This homemade Battenberg cake recipe is easy to make using 2 delicious pound cakes to create the distinctive pink and yellow checkerboard pattern. Enjoy strips of delicious pound cake embraced by a luscious jelly or jam filling and a lavish coat of almond marzipan enveloping every inch.
Mom's Recipe Scrapbooks (c. 1920s)
2 pound cakes
Red food coloring
1 to 1-1/2 cups red currant jelly
Marzipan Frosting (recipe below)
Prepare both pound cakes from a mix or your favorite pound cake recipe. To one pound cake add red food coloring to tint batter a medium pink, to the other pound cake add yellow food coloring to tint batter a pastel yellow.
Pour each batter into two greased 9 x 5 x 3-inch loaf pans. Bake in preheated oven at 350°F for 50 to 60 minutes. Cool cakes in pans 10 minutes, then remove from pans; cool cakes on wire racks. Chill cakes 1 hour in refrigerator.
Carefully cut bottoms and all brown sides from both cakes; cut off rounded tops to make tops even and flat. Lay cake on side; cut in half; cut each half lengthwise into 2 strips, so cake now consists of 4 strips. Repeat with second cake.
Beat jelly with fork. Spread cake strips with jelly; reassemble cake similar to a traditional British Battenberg cake by pressing 4 strips of alternate colors together in checkerboard pattern. Repeat with second cake. Wrap cake in aluminum foil and chill while preparing Marzipan Frosting.
Grape or crabapple jelly or the Battenberg's traditional raspberry or apricot jam can be substituted for an equally delicious cake.
Makes 2 cakes, about 16 servings, 8 slices per cake, depending on how it's sliced.
2 egg whites
1 pound (16 ounces, 454 grams) almond paste (marzipan)
2 teaspoons almond extract
5 cups sifted confectioners' sugar
Beat egg whites until stiff. Crumble almond paste into egg whites, beat until blended. Add almond extract. Add sugar gradually, working in with fingers if necessary to form paste. Divide marzipan frosting into halves, setting aside one half for decoration later.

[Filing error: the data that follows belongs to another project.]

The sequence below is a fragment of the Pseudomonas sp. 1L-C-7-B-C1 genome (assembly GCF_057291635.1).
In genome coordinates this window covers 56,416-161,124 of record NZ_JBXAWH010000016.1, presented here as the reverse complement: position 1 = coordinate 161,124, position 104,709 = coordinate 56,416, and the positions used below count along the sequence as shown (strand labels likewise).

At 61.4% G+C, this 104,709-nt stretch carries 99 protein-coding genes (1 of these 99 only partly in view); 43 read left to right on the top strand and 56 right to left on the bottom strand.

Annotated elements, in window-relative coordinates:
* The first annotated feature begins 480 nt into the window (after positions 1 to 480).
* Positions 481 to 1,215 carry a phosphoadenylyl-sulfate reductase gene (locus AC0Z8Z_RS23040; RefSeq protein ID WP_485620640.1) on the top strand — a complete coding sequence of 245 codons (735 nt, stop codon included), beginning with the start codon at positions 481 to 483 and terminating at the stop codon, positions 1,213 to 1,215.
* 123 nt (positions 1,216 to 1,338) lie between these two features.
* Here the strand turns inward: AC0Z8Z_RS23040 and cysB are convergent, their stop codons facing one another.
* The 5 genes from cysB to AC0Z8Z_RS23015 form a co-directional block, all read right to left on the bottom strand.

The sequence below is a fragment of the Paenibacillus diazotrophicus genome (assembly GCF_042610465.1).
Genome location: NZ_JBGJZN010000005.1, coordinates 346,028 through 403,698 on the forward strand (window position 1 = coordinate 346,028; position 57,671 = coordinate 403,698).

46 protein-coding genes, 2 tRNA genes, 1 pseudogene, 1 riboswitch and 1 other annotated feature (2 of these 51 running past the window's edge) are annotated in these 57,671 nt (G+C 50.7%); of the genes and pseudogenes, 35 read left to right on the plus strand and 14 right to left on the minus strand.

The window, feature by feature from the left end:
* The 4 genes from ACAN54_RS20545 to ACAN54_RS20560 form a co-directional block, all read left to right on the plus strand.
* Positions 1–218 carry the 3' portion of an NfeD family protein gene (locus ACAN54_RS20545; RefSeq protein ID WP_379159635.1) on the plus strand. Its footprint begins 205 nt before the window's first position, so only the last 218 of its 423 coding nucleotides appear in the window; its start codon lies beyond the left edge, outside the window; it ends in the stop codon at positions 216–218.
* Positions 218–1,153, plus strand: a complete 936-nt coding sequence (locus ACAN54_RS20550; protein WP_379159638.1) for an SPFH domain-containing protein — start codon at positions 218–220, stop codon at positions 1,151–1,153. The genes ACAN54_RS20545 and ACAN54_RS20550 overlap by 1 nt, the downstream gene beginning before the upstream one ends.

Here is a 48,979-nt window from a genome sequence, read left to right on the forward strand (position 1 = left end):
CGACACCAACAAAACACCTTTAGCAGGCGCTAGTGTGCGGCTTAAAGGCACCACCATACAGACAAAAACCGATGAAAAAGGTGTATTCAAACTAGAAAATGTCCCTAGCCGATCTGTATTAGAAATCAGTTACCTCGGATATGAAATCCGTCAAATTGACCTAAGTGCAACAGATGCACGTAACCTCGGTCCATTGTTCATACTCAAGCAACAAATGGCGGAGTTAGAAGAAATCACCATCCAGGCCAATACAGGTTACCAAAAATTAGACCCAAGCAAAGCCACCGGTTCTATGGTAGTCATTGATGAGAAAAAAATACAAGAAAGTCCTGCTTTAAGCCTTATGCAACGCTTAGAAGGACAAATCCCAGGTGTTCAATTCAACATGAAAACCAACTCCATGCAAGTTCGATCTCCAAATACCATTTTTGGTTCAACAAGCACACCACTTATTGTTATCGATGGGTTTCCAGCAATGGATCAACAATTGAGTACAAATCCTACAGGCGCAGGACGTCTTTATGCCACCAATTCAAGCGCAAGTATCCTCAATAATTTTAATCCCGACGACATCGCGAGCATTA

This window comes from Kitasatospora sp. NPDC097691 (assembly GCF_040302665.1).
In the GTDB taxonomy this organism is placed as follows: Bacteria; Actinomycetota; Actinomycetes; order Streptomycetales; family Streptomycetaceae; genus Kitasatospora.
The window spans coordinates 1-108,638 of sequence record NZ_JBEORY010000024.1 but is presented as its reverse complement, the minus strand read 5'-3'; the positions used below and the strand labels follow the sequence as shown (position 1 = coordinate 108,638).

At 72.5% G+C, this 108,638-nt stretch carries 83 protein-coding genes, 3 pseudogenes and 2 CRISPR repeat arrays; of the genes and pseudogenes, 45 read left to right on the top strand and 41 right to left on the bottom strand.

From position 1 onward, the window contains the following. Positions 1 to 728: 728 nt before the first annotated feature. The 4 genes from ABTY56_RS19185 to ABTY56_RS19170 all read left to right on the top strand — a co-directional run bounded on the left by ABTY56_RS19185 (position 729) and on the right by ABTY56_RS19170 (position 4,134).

Take second half of marzipan frosting and divide again into halves. Place one half on board and lightly sprinkle with confectioners' sugar. Roll out into rectangular shape with a rolling pin so it will cover cake completely. Spread all sides of chilled cake with jelly; place cake in center of marzipan rectangle. Bring marzipan up over sides of cake to meet at center. Seal to cake by carefully pressing firmly together with knife blade.
Repeat with second cake covering it the same as first cake with other half of frosting. Decorate cakes with Marzipan Grapes. Wrap in aluminum foil being careful not to crush the grape decorations, then chill in refrigerator until time to serve.
Divide the remaining half of marzipan frosting into thirds. Knead green food coloring into each third in varying strengths to make 3 distinct shades of green.
Shape darkest green batch of frosting into leaves and tendrils. Pinch off small pieces of other two batches and roll between palms of hands to form grapes of different sizes.
Arrange marzipan grapes on cakes to resemble a bunch of grapes. Moisten bottom of each with corn syrup so it will attach to cake. Arrange leaves and tendrils on cakes. Grapes and leaves enough for decorating 2 cakes.
Originating in 1884, this delectable dessert cake was created to celebrate the marriage of Princess Victoria of Hesse and by Rhine and Prince Louis of Battenberg, an officer in Britain's Royal Navy.
Princess Victoria (1863-1950) was the beloved granddaughter of Queen Victoria and Prince Albert, and the maternal grandmother of Prince Philip, Duke of Edinburgh, consort of Her Majesty Queen Elizabeth II.
It's said that each tinted square in the Battenberg cake symbolized Prince Louis and his noble brothers — four princes bound by blood and destiny.
The iconic checkerboard cake quickly became an integral part of British high tea — a refined gathering where scones and cucumber sandwiches compete for attention.
Imagine the Battenberg cake standing in all its splendor amid the clinking of teacups and genteel conversation, a vision of combined symmetry and elegance beckoning even the most discriminating of tastes.
Though Battenberg cake shares similarities with traditional cakes such as Domino cake, Neapolitan Roll, or even Checkerboard cake itself, none other can rival the timeless appeal of the Battenberg. It has delighted generations of cake lovers with its classy appearance and exquisitely delicious symphony flavors.
Have fun making this homemade Battenberg Cake recipe and enjoy serving a slice of history to your family and friends!
1 Image Source: http://commons.wikimedia.org/